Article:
Work will begin soon on a wellness center for South End seniors that promises to give them a reason to leave home
By Daniel D'Ambrosio, Hartford Advocate Staff Writer
August 02, 2007
South End seniors should have a spiffy new hangout by the end of the year, a state-of-the-art "wellness center" that will include a kitchen and dining room capable of serving up to 150 people, a store where seniors can sell their handiwork, and computer labs.
There may even be a little greenhouse in back of the three-story brick, city-owned building at 830 Maple Ave., which will combine the existing Barry Square and South End senior centers into one new super center.
The city held a groundbreaking on July 16, and Iris Nieves-Cross, the City of Hartford's program manager for senior centers, said the renovation of the building is scheduled to begin in August. The city is shooting for opening the center by the end of December.
Hyacinth Yennie, who runs the Maple Avenue Revitalization Group, said the new center actually should have opened this month according to the original schedule, but noted that "our mayor assured us it's going to be open in December."
The new center will replace what Yennie described as the existing much smaller "mom-and-pop" centers, and will likely serve more than 1,000 seniors who live in the area. Some of those seniors may not currently feel they have a reason to get out of their homes, and Yennie hopes the new center will provide that reason. But she isn't going to wait for seniors to come to her.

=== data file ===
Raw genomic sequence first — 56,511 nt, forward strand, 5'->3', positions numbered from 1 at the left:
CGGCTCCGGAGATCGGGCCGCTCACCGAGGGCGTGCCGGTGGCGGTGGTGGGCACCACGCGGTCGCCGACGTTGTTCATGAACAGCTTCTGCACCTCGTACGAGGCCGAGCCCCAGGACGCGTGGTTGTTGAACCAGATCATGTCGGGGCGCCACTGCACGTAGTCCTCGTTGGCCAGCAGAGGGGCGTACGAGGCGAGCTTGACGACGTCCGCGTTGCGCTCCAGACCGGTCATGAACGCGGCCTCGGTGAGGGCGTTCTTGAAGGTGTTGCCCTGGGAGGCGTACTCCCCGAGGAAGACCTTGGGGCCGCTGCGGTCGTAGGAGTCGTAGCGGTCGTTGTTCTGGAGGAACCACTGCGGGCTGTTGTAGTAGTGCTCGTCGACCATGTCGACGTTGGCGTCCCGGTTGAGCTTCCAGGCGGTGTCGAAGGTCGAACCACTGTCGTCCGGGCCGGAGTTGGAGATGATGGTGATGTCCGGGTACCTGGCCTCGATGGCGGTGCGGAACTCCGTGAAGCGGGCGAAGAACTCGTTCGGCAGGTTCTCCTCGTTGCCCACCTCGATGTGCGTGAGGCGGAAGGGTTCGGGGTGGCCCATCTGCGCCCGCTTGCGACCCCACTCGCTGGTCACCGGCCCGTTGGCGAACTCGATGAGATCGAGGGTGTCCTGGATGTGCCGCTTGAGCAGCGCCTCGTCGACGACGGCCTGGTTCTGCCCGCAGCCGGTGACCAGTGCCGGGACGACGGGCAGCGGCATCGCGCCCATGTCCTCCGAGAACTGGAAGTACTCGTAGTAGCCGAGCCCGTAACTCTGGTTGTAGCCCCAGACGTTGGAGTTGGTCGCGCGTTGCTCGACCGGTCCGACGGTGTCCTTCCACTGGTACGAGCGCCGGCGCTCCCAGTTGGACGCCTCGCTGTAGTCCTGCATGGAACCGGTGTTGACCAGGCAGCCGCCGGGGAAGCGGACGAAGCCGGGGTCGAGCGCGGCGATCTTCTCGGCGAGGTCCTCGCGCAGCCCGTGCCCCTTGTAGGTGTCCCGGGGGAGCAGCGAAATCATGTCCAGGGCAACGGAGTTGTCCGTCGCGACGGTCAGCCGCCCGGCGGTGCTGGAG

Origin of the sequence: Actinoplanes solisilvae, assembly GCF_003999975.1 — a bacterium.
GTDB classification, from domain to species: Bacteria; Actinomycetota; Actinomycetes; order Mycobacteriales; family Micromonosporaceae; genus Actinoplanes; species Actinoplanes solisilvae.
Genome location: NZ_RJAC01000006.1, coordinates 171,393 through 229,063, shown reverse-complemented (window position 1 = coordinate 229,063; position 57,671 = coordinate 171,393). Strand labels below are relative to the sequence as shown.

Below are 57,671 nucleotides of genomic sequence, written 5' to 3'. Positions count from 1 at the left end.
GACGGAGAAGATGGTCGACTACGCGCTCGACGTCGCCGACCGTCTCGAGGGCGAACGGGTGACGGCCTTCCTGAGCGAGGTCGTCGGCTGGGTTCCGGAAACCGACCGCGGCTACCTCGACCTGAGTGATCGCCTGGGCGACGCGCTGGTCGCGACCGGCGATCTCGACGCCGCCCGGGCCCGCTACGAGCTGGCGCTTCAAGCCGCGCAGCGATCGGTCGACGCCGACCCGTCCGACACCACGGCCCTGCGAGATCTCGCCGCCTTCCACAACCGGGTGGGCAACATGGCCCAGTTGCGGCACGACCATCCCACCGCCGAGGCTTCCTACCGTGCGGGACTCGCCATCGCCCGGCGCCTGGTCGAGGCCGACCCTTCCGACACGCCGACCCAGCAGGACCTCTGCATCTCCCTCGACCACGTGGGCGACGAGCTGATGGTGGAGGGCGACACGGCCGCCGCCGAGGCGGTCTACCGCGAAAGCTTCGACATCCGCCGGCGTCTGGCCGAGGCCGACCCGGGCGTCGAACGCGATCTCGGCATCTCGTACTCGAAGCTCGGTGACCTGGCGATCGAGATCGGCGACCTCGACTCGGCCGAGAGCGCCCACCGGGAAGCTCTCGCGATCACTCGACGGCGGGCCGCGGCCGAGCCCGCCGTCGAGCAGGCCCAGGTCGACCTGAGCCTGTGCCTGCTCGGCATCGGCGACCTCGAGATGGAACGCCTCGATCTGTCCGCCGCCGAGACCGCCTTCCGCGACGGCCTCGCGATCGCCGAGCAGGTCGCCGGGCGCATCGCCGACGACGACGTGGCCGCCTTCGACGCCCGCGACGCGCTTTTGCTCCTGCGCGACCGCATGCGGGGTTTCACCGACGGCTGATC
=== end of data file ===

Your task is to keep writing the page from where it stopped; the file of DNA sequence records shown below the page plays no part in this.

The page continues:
"We're going to have outreach people, we want to make sure we find the seniors who live in the neighborhood," said Yennie. "If shut-ins don't have a comfortable place to go, they don't leave the house."
And if they don't leave the house, their health deteriorates.
"If you keep busy, you're healthier instead of being locked up in the house doing nothing," said Yennie.
Nieves-Cross, who is also responsible for the Salvation Army Senior Center at 120 Sigourney St., the Hispanic Senior Center at 95 Park Ave., the North End Super Senior Center at 80 Coventry St., and the Parkville Senior Center at 11 New Park Ave., said the city will be hiring a coordinator to be responsible for the day-to-day operations of the South End Senior Wellness Center, as the renovated building will be called.
Nieves-Cross herself will focus on writing grants to bring in money for programs for seniors at all of the centers the city co-manages.
Marian Cardone, who has lived in the neighborhood near the new center for some 40 years, and sits on the board of directors of the existing South End Senior Center, said the consolidation is "long overdue." It was Cardone and Yennie who found the building, formerly occupied by a church school, and brought it to the attention of the city.
"I think it will be very good for the neighborhood," Cardone said. "I think it will be a very safe building."